Honestly, I did pretty well with keeping up with the monthly payments all through college even though I only had a part-time job. However, I didn’t realize how much MORE I was paying in interest than the cost of the items I purchased.
It wasn’t until I was in my 30s that I was able to really see how my relationship with money was affecting my life negatively.
I was married by then and my husband also had his own issues with money. And though we were making six figures as a household, we were drowning in debt.
And even though I could create financial spreadsheets and budgets, and reconcile our bank account to a T, I was lousy in sticking to the budget.
That’s when Dave Ramsey’s Financial Peace University began and we decided to attend one of the seminars. It. Changed. Our. Lives. We left there with a new resolve and a new plan, and we never looked back.
I then began to use my accounting skills to our advantage. I created zero-based budgets and financial plans that pulled us out of our dark financial pit. We cut up our credit cards and went cash only. We used the debt snowball method to climb out of debt. And we added more to our savings accounts and 401ks.
It was a long journey but I’m so grateful we considered and followed God’s call to become better stewards of our money. As a result of the changes we made then, I was able to, years later, stay afloat, at home with my kids, after my husband unexpectedly passed away.
If we hadn’t downgraded our lifestyle and assigned the majority of our money to paying off our debts—including both cars—I would have struggled financially while grieving. I would have had to find a job outside the home just to make ends meet.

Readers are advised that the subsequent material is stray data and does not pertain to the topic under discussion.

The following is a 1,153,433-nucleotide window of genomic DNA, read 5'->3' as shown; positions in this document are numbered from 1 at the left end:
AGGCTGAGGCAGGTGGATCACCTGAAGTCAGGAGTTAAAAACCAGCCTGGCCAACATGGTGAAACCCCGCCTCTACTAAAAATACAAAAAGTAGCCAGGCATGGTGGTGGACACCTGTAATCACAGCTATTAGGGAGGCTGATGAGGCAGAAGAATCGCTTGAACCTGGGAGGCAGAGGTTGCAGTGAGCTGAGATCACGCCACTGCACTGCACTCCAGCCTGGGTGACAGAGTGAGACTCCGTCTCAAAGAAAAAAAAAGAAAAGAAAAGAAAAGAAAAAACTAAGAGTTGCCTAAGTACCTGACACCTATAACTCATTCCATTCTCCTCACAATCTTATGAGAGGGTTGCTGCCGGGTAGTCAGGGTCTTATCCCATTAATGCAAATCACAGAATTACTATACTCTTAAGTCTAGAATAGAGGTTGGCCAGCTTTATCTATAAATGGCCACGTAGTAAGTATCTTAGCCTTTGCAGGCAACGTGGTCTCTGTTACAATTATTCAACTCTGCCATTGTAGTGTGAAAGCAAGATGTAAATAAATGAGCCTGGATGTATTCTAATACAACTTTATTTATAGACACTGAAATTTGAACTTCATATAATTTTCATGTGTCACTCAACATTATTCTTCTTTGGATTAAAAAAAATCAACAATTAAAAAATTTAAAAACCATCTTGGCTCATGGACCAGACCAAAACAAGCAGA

Instead, I was able to continue running my home business which covered the day-to-day expenses and stay at home to homeschool my kids.
Tired of Struggling With Money
So what is the point of this somber story? Why am I sharing this with you?
Because we live in a society that tells us that more is better. We’re bombarded with ads that plant a desire within us for bigger, better, and newer. And our relationship with money, for many of us, becomes unhealthy.
When you’re struggling with money, what to do about it seems like a distant dream. But it’s not. The answers are close at hand—in God’s Word.
What God Word Says
We are called as Christians to be content with what God has already blessed us with. It says in His Word:
It’s not that God wants us to be poor—look at David, Solomon, and Abraham. He blessed them immensely. God just wants us to be responsible in stewarding the money He has given us. Here’s what God’s word says:
- God blesses us when we make money through honest work (Proverbs 13:11).
- He tells us to flee debt (Proverbs 14:23)
- God calls us to plan ahead—to tell our money where to go and not just watch it go (Proverbs 13:16, Proverbs 21:5)
- He encourages us to save for future times of need (Proverbs 30:24, 25)
- And He calls us to tithe with an added promise of His blessings (Malachi 3:8-12)